Despite the promising rookie year that quarterback Kyler Murray had and the dramatic improvement of the offense overall from 2018, the Arizona Cardinals probably weren’t initially on most people’s radars for going anywhere in 2020. This is probably due in part to being stuck in the NFC West. All three other teams there had a winning record in 2019. That changed a bit with the blockbuster trade that shook the off-season – DeAndre Hopkins to the Cardinals.
Now things are a bit different, and expectations are a bit higher. However, they still seem to be slightly overshadowed by some of their divisional opponents. A few sources have started to rank them as a possible top ten offense. But overall, they are still getting slept on.
Arizona Cardinals Offense Should Not Be Slept on
Top Tier Wide Receiver Corps
This offense was already looking fairly solid last year even before Hopkins joined the team. Nothing special, but certainly enough to keep the team in most games. Murray certainly helped with that; despite starting right out of the gate for a team that was not playoff-ready and being undersized for the quarterback position, he played mostly quite well. He’ll need to be careful to not be too reliant on his legs to avoid injury. But even if that weren’t a factor, he’s a solid passer.
And in 2020, he’ll have a quite deep receiving depth chart to throw to. Obviously there’s DeAndre Hopkins, who’s one of the top three receivers in the league. That alone makes things easier for Murray in his second year. But you still have other major contributors. There’s Larry Fitzgerald, who’s on the tail-end of his career; but not having to be the #1 option anymore might actually help him out a bit. There’s also Christian Kirk, who had 709 yards and three touchdowns last year, even with missing three games; he would end up being one of the very best #3 wide receivers in the entire league.
But then further down the depth chart, you still have the likes of Andy Isabella, who had rather limited snaps but still showed promise and brought in an 88-yard touchdown. Then there’s KeeSean Johnson, who may not be anything special but still a solid role player. We also still have yet to see where Hakeem Butler will fit in this since he missed his entire rookie season due to injury. And although Trent Sherfield’s chances of making the final roster may be low because we’ve already mentioned six receivers who will likely be above him, he’s still a solid backup too. All of this is a lot of depth. It shows that even if there are injuries, this Arizona Cardinals offense should not completely implode.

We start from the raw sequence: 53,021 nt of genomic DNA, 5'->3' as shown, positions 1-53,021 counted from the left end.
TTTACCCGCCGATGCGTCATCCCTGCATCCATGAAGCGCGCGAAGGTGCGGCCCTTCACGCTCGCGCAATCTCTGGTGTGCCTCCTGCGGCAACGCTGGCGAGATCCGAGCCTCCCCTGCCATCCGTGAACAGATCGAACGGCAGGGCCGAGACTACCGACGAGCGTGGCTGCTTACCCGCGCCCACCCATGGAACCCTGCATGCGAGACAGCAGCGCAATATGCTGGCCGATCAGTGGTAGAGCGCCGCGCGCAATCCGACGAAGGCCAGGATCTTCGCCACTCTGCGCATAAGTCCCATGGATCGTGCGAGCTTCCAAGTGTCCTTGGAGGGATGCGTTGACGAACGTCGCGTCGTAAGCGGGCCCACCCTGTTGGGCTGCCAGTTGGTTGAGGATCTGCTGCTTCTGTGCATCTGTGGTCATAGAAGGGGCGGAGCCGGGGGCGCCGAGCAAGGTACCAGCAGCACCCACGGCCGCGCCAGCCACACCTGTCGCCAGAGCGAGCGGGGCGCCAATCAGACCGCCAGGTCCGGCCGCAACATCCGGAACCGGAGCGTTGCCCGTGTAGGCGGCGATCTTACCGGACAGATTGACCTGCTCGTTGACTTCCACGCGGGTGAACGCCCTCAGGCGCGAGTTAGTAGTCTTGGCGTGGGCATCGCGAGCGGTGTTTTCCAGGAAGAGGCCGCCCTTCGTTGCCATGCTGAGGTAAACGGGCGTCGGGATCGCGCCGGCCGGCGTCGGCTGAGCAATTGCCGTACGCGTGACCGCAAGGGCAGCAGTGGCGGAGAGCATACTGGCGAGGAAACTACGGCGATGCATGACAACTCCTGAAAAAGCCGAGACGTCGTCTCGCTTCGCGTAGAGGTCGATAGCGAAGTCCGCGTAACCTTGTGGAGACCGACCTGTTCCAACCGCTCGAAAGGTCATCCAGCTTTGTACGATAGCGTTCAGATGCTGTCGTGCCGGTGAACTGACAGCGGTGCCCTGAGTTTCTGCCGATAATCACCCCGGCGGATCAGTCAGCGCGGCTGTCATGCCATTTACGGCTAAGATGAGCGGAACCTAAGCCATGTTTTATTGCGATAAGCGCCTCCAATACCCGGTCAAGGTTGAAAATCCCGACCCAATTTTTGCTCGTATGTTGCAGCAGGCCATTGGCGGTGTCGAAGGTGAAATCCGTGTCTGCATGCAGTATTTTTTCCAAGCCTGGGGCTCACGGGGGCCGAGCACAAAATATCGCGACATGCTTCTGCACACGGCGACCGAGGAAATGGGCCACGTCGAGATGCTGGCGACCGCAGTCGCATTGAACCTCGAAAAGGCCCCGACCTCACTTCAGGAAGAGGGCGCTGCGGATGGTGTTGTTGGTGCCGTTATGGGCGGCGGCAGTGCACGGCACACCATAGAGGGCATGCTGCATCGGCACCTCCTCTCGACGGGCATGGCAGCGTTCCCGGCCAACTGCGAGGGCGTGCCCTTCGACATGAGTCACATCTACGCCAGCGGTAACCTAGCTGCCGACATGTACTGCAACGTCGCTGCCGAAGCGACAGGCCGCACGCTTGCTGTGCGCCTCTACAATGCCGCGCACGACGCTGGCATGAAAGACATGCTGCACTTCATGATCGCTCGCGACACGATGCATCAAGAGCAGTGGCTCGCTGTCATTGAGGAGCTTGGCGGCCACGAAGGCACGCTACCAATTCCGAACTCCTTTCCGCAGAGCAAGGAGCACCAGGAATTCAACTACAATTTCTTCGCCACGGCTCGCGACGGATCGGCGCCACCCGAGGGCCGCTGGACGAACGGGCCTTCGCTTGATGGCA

Don’t Forget the Running Game
One thing about the Hopkins trade is that even among those who took notice of the excellent starting trio they have at receiver now, the quite solid running back group has kind of been forgotten. But they’ve got Kenyan Drake, who finally had his breakout “half-season” with the Cardinals after getting traded from the Miami Dolphins (funny how that works), and had 643 yards and eight touchdowns in eight games. He also had three 100-yard games and a four-touchdown game. He’s only on a one-year deal right now. Still, looks to be a good starter for them at halfback for at least this year.
But there’s also Chase Edmonds, a solid backup who in his one start before they traded for Drake had 126 yards and three touchdowns. If anything happens to Drake or if they just want to put a solid change-of-pace runner out there sometimes, Edmonds is a good backup to have.
The one thing that they’re somewhat lacking in is a clear starting tight end. That’s ultimately probably okay because they haven’t exactly made tight end a priority. They can simply use a lot of four-wideout sets if necessary. However, there is one semi-interesting name on that roster: Dylan Cantrell. A former wide receiver who switched to tight end recently, he’d been considered a potential breakout candidate last year for the Los Angeles Chargers before getting injured and missing the entire year. If he can stay healthy and outplay the likes of Maxx Williams and Dan Arnold on the depth chart (not a tall order), that could be potentially one more interesting weapon for them.
Regardless, this is ultimately an offense that should be able to shred defenses to pieces both with the pass and the run. They’ll have one of the best wide receiver trios around with solid backups, and a solid running back starter. Not to mention quarterback Murray’s own running ability, which is only going to make them even more difficult to defend.
Of course, there is still the question mark of whether the defense will be able to do its part to help the Cardinals win games. That might be part of why their win-loss projections haven’t shot hugely upward. And again, it also doesn’t help that they’re stuck in the NFC West. All three of the other teams are also quite playoff-capable. But the Cardinals have the foundation on offense to get something going. They shouldn’t be slept on in that regard. Because this offense will be difficult to stop.
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